Iselle Lessons And A City With Flair
My heart goes out to the people in Puna and Pa hoa, Hawaii, who took the brunt of Hurricane/Tropical Storm Iselle. If you can, please volunteer to help. If you are able, please donate to the relief efforts. Two good places to start are Hawaii Island United Way at hiunitedway.org, and Hawaii chapter of American Red Cross at redcross.org/hi/honolulu/ways-to-donate.
I wonder how many others were as shocked as I was at one of the causes of so much destruction: a type of tree that has spread across the Islands like weeds. Albizias were brought to Hawaii to provide shade and have taken root on all islands. We see now how that’s working out. Just imagine if a hurricane slams into population-dense and albizia-rich Oahu. The havoc wreaked by this invasive tree would be devastating.
I hope we heed the lessons provided by Iselle. We have a chance to do something about the albizias in advance of another disaster. Shame on us if we ignore the warning.
Iselle and its impact on our neighbors on Hawaii island also have me thinking it may be time to buy a generator.
“Head in the sand” is not an effective emergency strategy.
I came back from a quick vacation right before our state’s encounter with Iselle.
I had planned to write about some of my adventures, but for obvious reasons decided to shelve that idea.
I do want to say, though, I have found a new city to add to my list of favorites: Toronto, the most populous city in Canada, is a gem. It’s everything I like — clean, beautiful, diverse. I love the brash mix of old and new architecture. Almost half its population was born outside of Canada, which gives Toronto an exciting cosmopolitan, international flair.
My favorite part of the city is Kensington Market, which isn’t a market and isn’t a mall. Rather, it’s an older, multicultural neighborhood in downtown Toronto that in 2006 was designated a National Historic Site of Canada.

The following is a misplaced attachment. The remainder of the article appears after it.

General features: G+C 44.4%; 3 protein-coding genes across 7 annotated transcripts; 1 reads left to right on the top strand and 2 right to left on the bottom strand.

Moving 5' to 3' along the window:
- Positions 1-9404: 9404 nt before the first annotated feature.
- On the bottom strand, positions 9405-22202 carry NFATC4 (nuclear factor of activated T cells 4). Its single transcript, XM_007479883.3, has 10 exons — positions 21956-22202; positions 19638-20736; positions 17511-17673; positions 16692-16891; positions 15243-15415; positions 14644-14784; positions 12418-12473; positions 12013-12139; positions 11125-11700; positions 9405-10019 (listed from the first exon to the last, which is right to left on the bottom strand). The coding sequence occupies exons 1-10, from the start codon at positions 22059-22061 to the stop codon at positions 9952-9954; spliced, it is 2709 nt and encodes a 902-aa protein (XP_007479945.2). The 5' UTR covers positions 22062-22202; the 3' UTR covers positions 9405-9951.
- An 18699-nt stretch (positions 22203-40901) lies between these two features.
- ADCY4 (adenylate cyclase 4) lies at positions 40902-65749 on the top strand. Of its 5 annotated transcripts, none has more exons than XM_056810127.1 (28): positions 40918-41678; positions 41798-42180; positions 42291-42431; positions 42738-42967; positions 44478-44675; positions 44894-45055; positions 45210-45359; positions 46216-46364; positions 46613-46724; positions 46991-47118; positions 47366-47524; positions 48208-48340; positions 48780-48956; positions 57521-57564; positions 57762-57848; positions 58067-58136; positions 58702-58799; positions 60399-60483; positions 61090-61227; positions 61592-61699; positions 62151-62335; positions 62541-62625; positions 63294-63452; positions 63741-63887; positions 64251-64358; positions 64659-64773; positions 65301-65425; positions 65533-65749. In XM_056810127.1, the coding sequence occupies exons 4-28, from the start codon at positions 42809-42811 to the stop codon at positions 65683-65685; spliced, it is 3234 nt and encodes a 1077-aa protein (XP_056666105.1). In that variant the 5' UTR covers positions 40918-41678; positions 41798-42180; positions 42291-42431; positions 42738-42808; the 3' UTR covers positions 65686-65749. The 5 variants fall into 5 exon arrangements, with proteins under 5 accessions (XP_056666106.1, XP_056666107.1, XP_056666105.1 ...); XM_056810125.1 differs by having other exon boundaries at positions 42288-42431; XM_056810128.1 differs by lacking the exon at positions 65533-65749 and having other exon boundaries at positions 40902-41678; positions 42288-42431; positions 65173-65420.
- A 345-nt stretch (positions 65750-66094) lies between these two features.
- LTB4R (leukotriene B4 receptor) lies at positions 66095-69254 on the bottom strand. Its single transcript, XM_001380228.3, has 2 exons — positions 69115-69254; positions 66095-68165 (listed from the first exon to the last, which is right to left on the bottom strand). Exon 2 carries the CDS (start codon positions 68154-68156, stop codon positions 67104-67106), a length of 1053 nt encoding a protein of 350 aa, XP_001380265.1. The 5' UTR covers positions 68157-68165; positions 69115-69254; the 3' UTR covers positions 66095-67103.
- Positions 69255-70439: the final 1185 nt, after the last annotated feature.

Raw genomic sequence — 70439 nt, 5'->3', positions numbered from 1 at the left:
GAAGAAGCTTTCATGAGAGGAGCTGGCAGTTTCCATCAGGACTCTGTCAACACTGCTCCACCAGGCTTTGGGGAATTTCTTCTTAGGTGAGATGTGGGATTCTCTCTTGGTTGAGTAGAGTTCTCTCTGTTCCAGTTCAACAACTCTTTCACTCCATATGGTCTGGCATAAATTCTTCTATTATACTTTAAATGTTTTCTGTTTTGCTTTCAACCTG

And it really is like venturing into another era. This Old World sensibility is on display in the Victorian homes, and also in the tiny, eclectic shops and multicultural cafes, especially in the “heart” of this charming neighborhood, Augusta Avenue.
The residents of Kensington Market — who include a number of artists and writers — are so protective of their unique neighborhood that they’ve forced businesses trying to move in to either transform themselves to fit or move out.
According to a community website, titled, appropriately enough, Toronto is Awesome, “Residents and store owners (of Kensington Market) have rallied against companies like
Nike and Starbucks from entering the ‘hood. In protest of a bid by Nike to open a storefront in Kensington, shoes with red paint were hurled onto the streets in demonstration of the disagreement with Nike’s child workforce.”
Nike went away.
Kensington Market feels to me like living, breathing art. Everything is beautiful — the people, the streets, the buildings, the flowers.
It’s the kind of place I’d want to live if I had to (heaven forbid) leave paradise.